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However, Hemingway met Theodore Brumback, a fellow reporter with vision in only one eye at the Star, who suggested that Hemingway volunteer for the American Field Service as an ambulance driver. Hemingway's yearning to join the war effort was rekindled, and six months after he began his career as a newspaper reporter, he and Brumback resigned from the Star, said goodbye to their families, and headed to New York for their physicals. Hemingway received a B rating and was advised to get some glasses. The letters that Hemingway wrote home to his parents while he was waiting to sail overseas were jubilant.

The voyage from New York to France aboard the Chicago, however, was less exultant.

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Hemingway's second typhoid shot had left him nauseated and aching, and rough seas sent him retching to the rails several times. Shortly after they settled in, a munitions factory exploded, and Hemingway was stunned to discover that "the dead are more women than men.

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Wanting to see more action, he traveled to the Austro-Italian border, where he finally had a sense of being at the wartime front. During this time near the Austro-Italian border, Hemingway was severely wounded. An Austrian projectile exploded in the trenches and sent shrapnel ripping into his legs. Trying to carry an Italian soldier to safety, Hemingway caught a machine-gun bullet behind his kneecap and one in his foot. A few days later, he found himself on a train, returning to Milan. Later, writing about being wounded, he recalled that he felt life slipping from him.

Ernest Hemingway

Some literary critics believe that it was this near death experience that obsessed Hemingway with a continual fear of death and a need to test his courage that lasted the rest of his life. A few months later, the war was over and Hemingway returned to the States with a limp and a fleeting moment of celebrity.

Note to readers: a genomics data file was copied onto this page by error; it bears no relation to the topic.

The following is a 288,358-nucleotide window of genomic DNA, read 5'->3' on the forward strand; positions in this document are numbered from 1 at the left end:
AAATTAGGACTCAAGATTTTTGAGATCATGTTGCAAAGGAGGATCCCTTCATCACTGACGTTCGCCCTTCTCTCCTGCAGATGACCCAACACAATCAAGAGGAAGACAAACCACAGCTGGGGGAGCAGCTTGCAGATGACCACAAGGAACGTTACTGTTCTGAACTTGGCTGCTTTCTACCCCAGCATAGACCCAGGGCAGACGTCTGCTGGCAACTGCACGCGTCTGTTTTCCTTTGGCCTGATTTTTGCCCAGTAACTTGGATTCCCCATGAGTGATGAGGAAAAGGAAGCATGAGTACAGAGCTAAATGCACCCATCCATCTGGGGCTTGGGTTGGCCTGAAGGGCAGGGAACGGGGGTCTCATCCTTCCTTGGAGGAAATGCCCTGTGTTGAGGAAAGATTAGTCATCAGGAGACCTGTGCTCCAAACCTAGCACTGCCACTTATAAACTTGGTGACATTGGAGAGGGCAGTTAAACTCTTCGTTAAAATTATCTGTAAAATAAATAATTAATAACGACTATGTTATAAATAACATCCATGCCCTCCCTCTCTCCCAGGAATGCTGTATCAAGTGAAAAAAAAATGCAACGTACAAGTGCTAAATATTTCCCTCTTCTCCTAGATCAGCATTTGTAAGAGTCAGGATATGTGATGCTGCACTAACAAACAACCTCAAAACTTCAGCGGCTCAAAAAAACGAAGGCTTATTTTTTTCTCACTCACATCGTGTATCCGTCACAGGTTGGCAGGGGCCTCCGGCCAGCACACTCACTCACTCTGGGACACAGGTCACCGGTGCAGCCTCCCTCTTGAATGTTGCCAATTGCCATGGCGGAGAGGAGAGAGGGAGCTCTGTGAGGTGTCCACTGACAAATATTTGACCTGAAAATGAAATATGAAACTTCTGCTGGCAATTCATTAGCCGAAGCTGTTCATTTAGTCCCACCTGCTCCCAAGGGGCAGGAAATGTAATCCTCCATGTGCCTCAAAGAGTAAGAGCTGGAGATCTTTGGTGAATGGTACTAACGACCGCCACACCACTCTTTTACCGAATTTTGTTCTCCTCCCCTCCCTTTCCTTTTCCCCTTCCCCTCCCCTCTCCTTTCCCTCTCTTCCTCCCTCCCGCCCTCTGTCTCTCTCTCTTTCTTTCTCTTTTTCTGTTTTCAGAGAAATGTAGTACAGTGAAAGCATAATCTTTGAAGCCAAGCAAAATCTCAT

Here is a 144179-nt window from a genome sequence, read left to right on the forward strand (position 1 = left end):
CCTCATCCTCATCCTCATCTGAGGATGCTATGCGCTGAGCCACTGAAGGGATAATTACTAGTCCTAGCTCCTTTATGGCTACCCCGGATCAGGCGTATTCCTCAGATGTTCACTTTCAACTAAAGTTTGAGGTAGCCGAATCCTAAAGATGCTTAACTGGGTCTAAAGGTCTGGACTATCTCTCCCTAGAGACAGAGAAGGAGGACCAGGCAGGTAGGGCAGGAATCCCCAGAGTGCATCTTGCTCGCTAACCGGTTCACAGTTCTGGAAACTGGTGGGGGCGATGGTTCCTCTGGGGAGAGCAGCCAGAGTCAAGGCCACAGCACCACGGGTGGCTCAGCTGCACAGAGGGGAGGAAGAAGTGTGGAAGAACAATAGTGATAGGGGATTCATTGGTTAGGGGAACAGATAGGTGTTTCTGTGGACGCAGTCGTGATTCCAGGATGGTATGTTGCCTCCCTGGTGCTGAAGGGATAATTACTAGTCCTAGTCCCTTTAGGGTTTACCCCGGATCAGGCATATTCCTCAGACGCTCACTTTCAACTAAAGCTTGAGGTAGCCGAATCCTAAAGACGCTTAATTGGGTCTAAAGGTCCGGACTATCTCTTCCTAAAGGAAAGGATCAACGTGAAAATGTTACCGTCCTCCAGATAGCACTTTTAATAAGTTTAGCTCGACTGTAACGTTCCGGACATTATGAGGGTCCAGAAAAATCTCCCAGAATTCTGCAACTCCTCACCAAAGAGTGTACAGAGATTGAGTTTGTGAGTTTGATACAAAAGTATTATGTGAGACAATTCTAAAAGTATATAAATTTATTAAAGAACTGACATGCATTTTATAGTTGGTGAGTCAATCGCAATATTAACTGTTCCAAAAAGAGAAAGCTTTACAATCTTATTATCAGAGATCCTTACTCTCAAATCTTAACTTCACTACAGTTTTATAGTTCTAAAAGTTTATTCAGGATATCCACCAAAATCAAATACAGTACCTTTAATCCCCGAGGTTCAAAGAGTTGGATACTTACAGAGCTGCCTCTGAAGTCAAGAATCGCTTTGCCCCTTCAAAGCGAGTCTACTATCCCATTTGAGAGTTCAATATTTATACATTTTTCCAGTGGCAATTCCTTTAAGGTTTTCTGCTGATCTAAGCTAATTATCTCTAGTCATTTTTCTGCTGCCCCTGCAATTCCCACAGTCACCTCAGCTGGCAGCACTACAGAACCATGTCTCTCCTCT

All of his friends were gone, and he received a letter from a nurse with whom he'd fallen in love while he was hospitalized. The news was not good: She had fallen in love with an Italian lieutenant. Ten years later, this nurse would become the model for the valiant Catherine Barkeley in A Farewell to Arms.

Returning to the north woods to find his emotional moorings, Hemingway fished, wrote some short-story sketches, and enjoyed a brief romance that would figure in "The End of Something" and "The Three-Day Blow. Tutoring the boy and filling a scrapbook with writings in Canada, Hemingway then headed back to the Midwest, where he met Hadley Richardson, seven years older than he and an heiress to a small trust fund.

Hadley fell in love with Hemingway. Hemingway's ever-fretting, over-protective mother thought that Hadley was exactly what her rootless son needed; she prodded Hemingway to settle down and give up his gypsy travels and short-term, part-time jobs. Despite his fears that marriage would destroy his way of living, Hemingway married Hadley, and they set up housekeeping, living on income from her trust fund.

Soon, near-poverty depleted Hemingway's usual good nature, and friends urged him to move to Paris, where living expenses would be cheaper. In Paris, Hemingway and Hadley lived in the Latin Quarter, a bohemian enclave of artists, poets, and writers. The Toronto Sun bought the articles that Hemingway submitted, as well as his political sketches, and Hemingway was pleased about the short stories he was writing. He was twenty-three years old and felt that he'd finally hit his stride as an author with a style that was authentically his own. While there, he urged Hadley to join him, and she did so, bringing all of his short stories, sketches, and poems in a valise that would be stolen in the Lyon train station.